After lackluster results in recent years, Yusuke Yachi feels recent changes can spark a new chapter in his career.
Yusuke Yachi knows what people are saying. He’s heard people’s opinions on his fights, and he shares many of the opinions that others have. Words like “pathetic” are mentioned by him when discussing his recent track record.
He even knows that some have speculated he could retire from MMA after his next appearance. With his upcoming fight against Yuki Kawana at RIZIN’s June 27th event, the 31-year-old hopes to prove things are far from over.
“People are gossiping like I’m done, [or that] I’m almost going to retire … With my performance, I want to show everybody that I’m just starting,” said Yachi in an interview with Knockdown News through a translator.
Yachi’s expectation of an improved self comes months after a big change for him. Late last year, Yachi made the decision to leave Krazy Bee, a gym that he had associated with for years prior.
His departure from Krazy Bee is part of a much bigger trend as of late – other big names from the gym like Kotetsu Boku and AI have also left recently, seeking training elsewhere.
Yachi now trains at numerous gyms, including Lotus and Reversal Gym Tokyo Standout. His time at different gyms sees him work with many coaches, focusing on specific aspects of MMA with each.
He noted that the new environments have allowed him to work closely with coaches and absorb knowledge.
“I do feel like I’ve matured a lot in terms of a fighter … I can’t wait to go in there and show my new self,” he said.
The Yachi that most people know has struggled competitively in recent years.
Yachi’s initial run in RIZIN was strong. He entered the promotion in 2016, where he would start a campaign of quick and explosive stoppage wins. After winning five fights, a push to the headlining slot of a card in 2018 was where his struggles in the promotion started to show.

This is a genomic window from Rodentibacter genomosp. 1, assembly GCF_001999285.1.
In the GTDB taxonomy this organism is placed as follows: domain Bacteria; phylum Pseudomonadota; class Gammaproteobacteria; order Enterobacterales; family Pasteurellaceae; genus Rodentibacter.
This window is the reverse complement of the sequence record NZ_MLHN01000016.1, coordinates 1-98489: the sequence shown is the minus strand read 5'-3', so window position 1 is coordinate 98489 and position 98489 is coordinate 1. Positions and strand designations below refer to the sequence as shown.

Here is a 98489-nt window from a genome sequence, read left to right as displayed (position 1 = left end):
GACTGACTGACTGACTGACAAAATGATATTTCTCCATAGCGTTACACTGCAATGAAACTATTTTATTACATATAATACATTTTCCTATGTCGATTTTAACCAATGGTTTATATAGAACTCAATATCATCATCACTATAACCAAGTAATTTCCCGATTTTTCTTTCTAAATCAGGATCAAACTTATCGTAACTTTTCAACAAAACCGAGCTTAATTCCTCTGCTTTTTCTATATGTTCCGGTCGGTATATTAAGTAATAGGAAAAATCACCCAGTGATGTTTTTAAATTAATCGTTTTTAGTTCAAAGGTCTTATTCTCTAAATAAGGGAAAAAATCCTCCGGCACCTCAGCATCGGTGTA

In the main event of RIZIN 12 in 2018, Yachi took his first promotional loss in brutal fashion – promotional newcomer Luiz Gustavo floored him with strikes in the second round, causing him to tumble face-first to the canvas.
The losses kept coming through the years. Now, Yachi finds himself having lost five out of his last six.
Yachi last appeared in the RIZIN ring back in September against Juri Ohara. The fight started rough for Yachi, getting dropped by strikes in the opening frame. He was able to recover and make a somewhat late rally, causing the fight to become hard to call near the end. While the fight showed the perseverance of Yachi, in retrospect he felt it only made sense the way it went.
“That loss was meant to be. I can understand why I lost,” he said. “I fought like I was going to lose.”
Remaining critical of the fight, he maintains that there is a caveat to the situation: it brought him to make major life changes. If it wasn’t for that fight, he might have not pursued new ways of training.
“Because of that loss, I have a new environment. I’m treating myself and this sport differently,” said Yachi.
Should a win come the way of Yachi at RIZIN 29, there would still be work to do. He hopes that a victory against Kawana, the Shooto Japan Lightweight Champion, can be the first of many regional champs that he can defeat on a campaign towards a big fight in RIZIN.
“Hopefully after beating all these domestic champions and being convincing of a title contender, I would want to go after that [RIZIN] title belt.”
Yachi feels that Kawana is a hard first opponent in this run. He credits his toughness but also sees it as something he wants to test.
“I want to make him quit during the fight … I want to break that will,” said Yachi, who later mentioned he wants to finish the fight.
Yachi can’t prove he’s ready for a title shot in his next fight. To be considered in that conversation would take many strong showings in the ring. But for now, that’s not what he wants people to know: right now, he wants to show he’s not going anywhere.